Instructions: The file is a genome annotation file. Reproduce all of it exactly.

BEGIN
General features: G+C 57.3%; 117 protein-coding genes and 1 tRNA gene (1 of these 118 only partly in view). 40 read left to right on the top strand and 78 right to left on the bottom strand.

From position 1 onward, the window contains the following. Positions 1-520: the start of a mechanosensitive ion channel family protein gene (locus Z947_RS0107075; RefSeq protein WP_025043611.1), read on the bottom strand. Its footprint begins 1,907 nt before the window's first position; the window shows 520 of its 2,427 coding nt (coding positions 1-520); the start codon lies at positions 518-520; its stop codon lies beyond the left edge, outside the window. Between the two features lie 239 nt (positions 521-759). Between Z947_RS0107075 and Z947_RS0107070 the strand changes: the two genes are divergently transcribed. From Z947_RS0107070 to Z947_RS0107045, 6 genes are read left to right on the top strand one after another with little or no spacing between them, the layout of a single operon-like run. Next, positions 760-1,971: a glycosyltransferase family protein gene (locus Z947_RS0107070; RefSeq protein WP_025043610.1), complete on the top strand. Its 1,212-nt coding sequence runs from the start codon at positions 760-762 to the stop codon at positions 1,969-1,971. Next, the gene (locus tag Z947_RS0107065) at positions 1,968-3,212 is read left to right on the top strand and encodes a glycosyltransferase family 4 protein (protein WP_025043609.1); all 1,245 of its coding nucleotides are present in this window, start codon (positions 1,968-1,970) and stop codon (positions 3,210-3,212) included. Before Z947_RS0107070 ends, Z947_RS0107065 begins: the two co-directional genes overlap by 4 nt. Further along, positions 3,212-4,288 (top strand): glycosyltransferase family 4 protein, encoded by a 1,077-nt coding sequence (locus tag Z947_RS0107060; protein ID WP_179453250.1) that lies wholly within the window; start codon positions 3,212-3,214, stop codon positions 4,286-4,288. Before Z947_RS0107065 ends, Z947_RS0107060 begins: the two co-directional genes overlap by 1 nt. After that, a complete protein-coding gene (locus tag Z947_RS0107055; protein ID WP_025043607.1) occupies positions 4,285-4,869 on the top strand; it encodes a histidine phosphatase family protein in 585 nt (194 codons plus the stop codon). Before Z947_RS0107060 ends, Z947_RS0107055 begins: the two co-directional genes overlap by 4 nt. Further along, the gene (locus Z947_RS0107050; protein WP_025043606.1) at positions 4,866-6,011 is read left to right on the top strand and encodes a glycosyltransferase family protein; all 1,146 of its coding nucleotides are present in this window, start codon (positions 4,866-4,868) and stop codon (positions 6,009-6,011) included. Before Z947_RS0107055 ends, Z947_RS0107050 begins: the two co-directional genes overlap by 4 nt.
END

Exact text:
General features: G+C 57.3%; 117 protein-coding genes and 1 tRNA gene (1 of these 118 only partly in view). 40 read left to right on the top strand and 78 right to left on the bottom strand.

From position 1 onward, the window contains the following. Positions 1-520: the start of a mechanosensitive ion channel family protein gene (locus Z947_RS0107075; RefSeq protein WP_025043611.1), read on the bottom strand. Its footprint begins 1,907 nt before the window's first position; the window shows 520 of its 2,427 coding nt (coding positions 1-520); the start codon lies at positions 518-520; its stop codon lies beyond the left edge, outside the window. Between the two features lie 239 nt (positions 521-759). Between Z947_RS0107075 and Z947_RS0107070 the strand changes: the two genes are divergently transcribed. From Z947_RS0107070 to Z947_RS0107045, 6 genes are read left to right on the top strand one after another with little or no spacing between them, the layout of a single operon-like run. Next, positions 760-1,971: a glycosyltransferase family protein gene (locus Z947_RS0107070; RefSeq protein WP_025043610.1), complete on the top strand. Its 1,212-nt coding sequence runs from the start codon at positions 760-762 to the stop codon at positions 1,969-1,971. Next, the gene (locus tag Z947_RS0107065) at positions 1,968-3,212 is read left to right on the top strand and encodes a glycosyltransferase family 4 protein (protein WP_025043609.1); all 1,245 of its coding nucleotides are present in this window, start codon (positions 1,968-1,970) and stop codon (positions 3,210-3,212) included. Before Z947_RS0107070 ends, Z947_RS0107065 begins: the two co-directional genes overlap by 4 nt. Further along, positions 3,212-4,288 (top strand): glycosyltransferase family 4 protein, encoded by a 1,077-nt coding sequence (locus tag Z947_RS0107060; protein ID WP_179453250.1) that lies wholly within the window; start codon positions 3,212-3,214, stop codon positions 4,286-4,288. Before Z947_RS0107065 ends, Z947_RS0107060 begins: the two co-directional genes overlap by 1 nt. After that, a complete protein-coding gene (locus tag Z947_RS0107055; protein ID WP_025043607.1) occupies positions 4,285-4,869 on the top strand; it encodes a histidine phosphatase family protein in 585 nt (194 codons plus the stop codon). Before Z947_RS0107060 ends, Z947_RS0107055 begins: the two co-directional genes overlap by 4 nt. Further along, the gene (locus Z947_RS0107050; protein WP_025043606.1) at positions 4,866-6,011 is read left to right on the top strand and encodes a glycosyltransferase family protein; all 1,146 of its coding nucleotides are present in this window, start codon (positions 4,866-4,868) and stop codon (positions 6,009-6,011) included. Before Z947_RS0107055 ends, Z947_RS0107050 begins: the two co-directional genes overlap by 4 nt.